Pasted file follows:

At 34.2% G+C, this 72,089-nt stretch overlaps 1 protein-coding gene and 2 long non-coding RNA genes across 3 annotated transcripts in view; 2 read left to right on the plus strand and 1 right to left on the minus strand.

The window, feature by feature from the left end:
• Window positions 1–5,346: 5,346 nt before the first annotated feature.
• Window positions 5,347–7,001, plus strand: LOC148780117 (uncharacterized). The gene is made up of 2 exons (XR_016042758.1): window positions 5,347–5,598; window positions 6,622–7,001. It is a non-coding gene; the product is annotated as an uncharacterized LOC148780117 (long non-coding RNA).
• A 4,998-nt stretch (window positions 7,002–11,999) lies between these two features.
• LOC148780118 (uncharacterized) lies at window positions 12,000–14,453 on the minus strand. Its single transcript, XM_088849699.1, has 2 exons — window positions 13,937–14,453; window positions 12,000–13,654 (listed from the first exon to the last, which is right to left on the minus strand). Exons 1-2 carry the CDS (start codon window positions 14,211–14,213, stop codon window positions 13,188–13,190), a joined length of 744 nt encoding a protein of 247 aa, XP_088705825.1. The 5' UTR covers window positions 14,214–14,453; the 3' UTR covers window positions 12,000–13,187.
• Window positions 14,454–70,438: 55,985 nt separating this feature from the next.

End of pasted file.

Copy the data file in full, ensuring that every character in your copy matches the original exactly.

At 34.2% G+C, this 72,089-nt stretch overlaps 1 protein-coding gene and 2 long non-coding RNA genes across 3 annotated transcripts in view; 2 read left to right on the plus strand and 1 right to left on the minus strand.

The window, feature by feature from the left end:
• Window positions 1–5,346: 5,346 nt before the first annotated feature.
• Window positions 5,347–7,001, plus strand: LOC148780117 (uncharacterized). The gene is made up of 2 exons (XR_016042758.1): window positions 5,347–5,598; window positions 6,622–7,001. It is a non-coding gene; the product is annotated as an uncharacterized LOC148780117 (long non-coding RNA).
• A 4,998-nt stretch (window positions 7,002–11,999) lies between these two features.
• LOC148780118 (uncharacterized) lies at window positions 12,000–14,453 on the minus strand. Its single transcript, XM_088849699.1, has 2 exons — window positions 13,937–14,453; window positions 12,000–13,654 (listed from the first exon to the last, which is right to left on the minus strand). Exons 1-2 carry the CDS (start codon window positions 14,211–14,213, stop codon window positions 13,188–13,190), a joined length of 744 nt encoding a protein of 247 aa, XP_088705825.1. The 5' UTR covers window positions 14,214–14,453; the 3' UTR covers window positions 12,000–13,187.
• Window positions 14,454–70,438: 55,985 nt separating this feature from the next.